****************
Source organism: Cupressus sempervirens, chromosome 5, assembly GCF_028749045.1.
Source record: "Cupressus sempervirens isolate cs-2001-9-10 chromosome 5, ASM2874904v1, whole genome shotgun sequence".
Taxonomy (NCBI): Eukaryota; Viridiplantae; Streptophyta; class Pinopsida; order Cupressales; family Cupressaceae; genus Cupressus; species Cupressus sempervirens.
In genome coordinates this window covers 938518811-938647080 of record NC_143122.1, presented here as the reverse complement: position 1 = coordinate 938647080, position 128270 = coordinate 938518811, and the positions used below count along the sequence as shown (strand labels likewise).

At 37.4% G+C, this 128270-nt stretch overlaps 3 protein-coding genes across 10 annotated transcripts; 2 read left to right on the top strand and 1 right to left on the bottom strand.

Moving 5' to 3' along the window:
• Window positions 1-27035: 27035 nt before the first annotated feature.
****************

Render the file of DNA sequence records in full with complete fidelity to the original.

Source organism: Cupressus sempervirens, chromosome 5, assembly GCF_028749045.1.
Source record: "Cupressus sempervirens isolate cs-2001-9-10 chromosome 5, ASM2874904v1, whole genome shotgun sequence".
Taxonomy (NCBI): Eukaryota; Viridiplantae; Streptophyta; class Pinopsida; order Cupressales; family Cupressaceae; genus Cupressus; species Cupressus sempervirens.
In genome coordinates this window covers 938518811-938647080 of record NC_143122.1, presented here as the reverse complement: position 1 = coordinate 938647080, position 128270 = coordinate 938518811, and the positions used below count along the sequence as shown (strand labels likewise).

At 37.4% G+C, this 128270-nt stretch overlaps 3 protein-coding genes across 10 annotated transcripts; 2 read left to right on the top strand and 1 right to left on the bottom strand.

Moving 5' to 3' along the window:
• Window positions 1-27035: 27035 nt before the first annotated feature.